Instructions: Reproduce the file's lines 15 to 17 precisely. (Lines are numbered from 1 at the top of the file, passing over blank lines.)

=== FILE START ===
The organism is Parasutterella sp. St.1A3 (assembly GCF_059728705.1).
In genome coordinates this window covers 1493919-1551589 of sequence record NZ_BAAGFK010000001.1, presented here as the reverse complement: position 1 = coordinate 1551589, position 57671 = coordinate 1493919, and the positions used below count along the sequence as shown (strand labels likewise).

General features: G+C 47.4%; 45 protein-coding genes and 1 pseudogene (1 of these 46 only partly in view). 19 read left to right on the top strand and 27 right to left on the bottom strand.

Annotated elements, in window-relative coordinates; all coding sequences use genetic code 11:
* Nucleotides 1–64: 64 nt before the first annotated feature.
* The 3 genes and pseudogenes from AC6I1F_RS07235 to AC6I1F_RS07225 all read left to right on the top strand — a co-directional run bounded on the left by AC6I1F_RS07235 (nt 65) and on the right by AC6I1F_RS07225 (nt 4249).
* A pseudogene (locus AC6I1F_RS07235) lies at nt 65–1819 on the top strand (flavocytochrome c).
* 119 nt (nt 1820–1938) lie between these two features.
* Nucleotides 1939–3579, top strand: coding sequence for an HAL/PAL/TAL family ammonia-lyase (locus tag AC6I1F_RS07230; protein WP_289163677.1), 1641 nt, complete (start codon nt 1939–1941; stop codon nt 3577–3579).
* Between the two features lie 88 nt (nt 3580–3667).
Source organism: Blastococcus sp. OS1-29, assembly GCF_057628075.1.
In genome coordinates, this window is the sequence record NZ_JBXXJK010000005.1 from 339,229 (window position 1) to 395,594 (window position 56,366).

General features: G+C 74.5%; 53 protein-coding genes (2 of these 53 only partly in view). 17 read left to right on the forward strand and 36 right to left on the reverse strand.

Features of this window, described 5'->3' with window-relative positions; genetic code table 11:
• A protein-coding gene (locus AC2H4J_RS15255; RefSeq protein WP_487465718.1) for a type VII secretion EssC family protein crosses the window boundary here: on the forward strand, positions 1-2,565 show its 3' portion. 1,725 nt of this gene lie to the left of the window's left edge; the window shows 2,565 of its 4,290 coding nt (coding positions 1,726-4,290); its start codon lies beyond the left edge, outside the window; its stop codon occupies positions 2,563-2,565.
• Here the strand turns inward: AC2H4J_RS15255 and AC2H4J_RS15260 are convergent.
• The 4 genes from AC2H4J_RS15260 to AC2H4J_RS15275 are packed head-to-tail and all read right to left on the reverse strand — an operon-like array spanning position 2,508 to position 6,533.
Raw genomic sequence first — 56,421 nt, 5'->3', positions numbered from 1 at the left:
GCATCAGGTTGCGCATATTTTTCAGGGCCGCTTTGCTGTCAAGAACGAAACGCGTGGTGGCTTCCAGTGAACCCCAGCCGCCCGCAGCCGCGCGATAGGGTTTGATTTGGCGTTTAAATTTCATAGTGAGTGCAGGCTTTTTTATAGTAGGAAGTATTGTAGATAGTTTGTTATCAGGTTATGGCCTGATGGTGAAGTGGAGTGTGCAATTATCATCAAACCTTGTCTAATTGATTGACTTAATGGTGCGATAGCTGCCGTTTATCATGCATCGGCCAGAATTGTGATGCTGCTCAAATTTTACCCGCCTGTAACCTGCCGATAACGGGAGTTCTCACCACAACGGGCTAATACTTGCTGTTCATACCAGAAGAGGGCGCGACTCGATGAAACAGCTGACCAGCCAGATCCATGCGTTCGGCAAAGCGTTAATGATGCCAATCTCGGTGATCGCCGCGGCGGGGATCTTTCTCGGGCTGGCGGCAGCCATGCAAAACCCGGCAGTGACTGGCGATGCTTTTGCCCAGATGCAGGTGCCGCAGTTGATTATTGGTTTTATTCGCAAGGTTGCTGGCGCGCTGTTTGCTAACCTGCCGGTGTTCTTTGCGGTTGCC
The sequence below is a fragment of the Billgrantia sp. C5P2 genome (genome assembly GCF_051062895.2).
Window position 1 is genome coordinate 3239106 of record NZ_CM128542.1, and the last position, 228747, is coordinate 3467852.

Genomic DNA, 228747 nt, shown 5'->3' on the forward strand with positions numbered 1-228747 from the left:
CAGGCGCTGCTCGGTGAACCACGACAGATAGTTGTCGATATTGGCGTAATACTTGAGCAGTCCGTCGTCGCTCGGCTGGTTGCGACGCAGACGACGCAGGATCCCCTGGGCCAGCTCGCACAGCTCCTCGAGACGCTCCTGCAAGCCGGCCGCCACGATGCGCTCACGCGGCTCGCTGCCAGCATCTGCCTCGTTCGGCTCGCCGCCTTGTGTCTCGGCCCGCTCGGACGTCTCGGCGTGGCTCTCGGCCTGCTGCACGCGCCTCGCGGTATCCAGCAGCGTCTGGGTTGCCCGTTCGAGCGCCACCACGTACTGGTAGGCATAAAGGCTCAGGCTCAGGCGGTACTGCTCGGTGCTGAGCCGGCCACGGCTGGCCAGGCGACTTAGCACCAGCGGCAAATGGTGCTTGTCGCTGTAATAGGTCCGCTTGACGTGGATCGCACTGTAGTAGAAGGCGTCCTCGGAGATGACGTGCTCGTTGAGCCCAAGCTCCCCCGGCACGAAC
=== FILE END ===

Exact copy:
• A protein-coding gene (locus AC2H4J_RS15255; RefSeq protein WP_487465718.1) for a type VII secretion EssC family protein crosses the window boundary here: on the forward strand, positions 1-2,565 show its 3' portion. 1,725 nt of this gene lie to the left of the window's left edge; the window shows 2,565 of its 4,290 coding nt (coding positions 1,726-4,290); its start codon lies beyond the left edge, outside the window; its stop codon occupies positions 2,563-2,565.
• Here the strand turns inward: AC2H4J_RS15255 and AC2H4J_RS15260 are convergent.
• The 4 genes from AC2H4J_RS15260 to AC2H4J_RS15275 are packed head-to-tail and all read right to left on the reverse strand — an operon-like array spanning position 2,508 to position 6,533.